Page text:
Most fruiting plants require well drained soils. Trees and shrubs in saturated soil (annuals too for that matter) will slowly suffocate or rot for lack of air to the root system. Heavy rains and heavy soils prevalent in Vermont make siting a challenge.
A raised bed is a great strategy for improving drainage and air flow in the soil. Woody plants appreciate it just as much as annuals. However, given the larger size of the root system, a larger bed is often in order.
How do we build an adequately deep raised bed? Here at the nursery, we frequently plant trees and shrubs into piles of coarse woody debris loosely covered with topsoil and compost, an age old practice called hugelkultur (translated loosely from German as "hill-beds.") Woody debris (logs, branches, etc.) are abundant in our landscape and easy to move and pile. Depending on the wetness of the existing site and the anticipated size of the root mass, the mound may be adjusted accordingly. We have planted into mounds from six inches to six feet tall.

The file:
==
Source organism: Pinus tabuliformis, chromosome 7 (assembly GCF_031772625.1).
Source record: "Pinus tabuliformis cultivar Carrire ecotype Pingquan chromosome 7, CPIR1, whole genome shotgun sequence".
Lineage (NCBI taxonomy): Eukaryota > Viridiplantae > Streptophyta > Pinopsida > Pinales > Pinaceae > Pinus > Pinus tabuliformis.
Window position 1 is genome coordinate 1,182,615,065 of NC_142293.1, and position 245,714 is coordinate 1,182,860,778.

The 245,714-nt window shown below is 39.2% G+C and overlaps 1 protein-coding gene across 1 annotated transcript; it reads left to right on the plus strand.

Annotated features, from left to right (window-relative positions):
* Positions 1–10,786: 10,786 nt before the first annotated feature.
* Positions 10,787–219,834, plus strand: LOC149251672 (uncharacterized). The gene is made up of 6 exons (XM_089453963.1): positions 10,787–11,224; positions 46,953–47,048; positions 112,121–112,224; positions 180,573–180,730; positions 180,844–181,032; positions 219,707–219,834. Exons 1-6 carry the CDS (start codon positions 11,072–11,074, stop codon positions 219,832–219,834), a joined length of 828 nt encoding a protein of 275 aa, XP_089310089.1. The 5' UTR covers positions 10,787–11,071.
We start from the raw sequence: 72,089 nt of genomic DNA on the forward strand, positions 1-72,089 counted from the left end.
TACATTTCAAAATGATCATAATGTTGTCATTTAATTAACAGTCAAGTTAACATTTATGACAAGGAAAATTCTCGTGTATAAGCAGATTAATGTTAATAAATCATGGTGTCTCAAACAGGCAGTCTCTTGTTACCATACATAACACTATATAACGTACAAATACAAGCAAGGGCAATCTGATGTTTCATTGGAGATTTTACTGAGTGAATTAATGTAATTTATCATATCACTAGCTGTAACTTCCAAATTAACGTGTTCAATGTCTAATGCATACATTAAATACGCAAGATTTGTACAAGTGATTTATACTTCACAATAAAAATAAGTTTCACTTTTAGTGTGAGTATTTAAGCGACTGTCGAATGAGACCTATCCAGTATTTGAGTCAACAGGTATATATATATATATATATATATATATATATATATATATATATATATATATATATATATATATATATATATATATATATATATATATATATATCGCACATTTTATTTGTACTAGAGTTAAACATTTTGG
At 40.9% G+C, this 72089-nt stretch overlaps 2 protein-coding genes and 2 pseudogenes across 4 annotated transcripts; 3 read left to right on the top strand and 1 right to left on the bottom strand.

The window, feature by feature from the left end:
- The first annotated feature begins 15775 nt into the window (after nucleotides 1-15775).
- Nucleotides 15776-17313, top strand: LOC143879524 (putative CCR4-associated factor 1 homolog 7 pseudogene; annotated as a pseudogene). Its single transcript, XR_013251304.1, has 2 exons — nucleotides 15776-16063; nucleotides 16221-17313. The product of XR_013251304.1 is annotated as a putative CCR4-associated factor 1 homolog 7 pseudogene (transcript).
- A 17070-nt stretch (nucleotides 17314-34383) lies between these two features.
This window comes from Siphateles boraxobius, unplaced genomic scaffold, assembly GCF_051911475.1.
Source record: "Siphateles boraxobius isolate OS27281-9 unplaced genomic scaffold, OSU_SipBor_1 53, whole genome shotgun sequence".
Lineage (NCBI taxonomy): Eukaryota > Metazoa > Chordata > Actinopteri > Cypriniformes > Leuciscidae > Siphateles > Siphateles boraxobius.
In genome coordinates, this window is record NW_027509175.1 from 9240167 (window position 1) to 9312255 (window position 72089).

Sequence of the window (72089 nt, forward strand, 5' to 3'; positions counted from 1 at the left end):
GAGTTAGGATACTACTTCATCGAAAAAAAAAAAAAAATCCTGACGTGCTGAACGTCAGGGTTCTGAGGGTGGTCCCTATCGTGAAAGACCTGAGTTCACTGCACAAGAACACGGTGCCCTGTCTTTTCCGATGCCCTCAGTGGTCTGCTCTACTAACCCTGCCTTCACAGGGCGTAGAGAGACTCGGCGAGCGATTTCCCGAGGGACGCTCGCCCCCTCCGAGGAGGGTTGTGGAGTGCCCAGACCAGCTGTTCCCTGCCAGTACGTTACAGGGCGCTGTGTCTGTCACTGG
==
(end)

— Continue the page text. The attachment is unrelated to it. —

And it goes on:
In addition to improving drainage, the wood acts as a sponge improving water retention during dry times. The decomposition supports healthy fungi in the soil. Decomposing wood will also use nitrogen so it is worth adding animal manure or an organic fertilizer for the first couple years.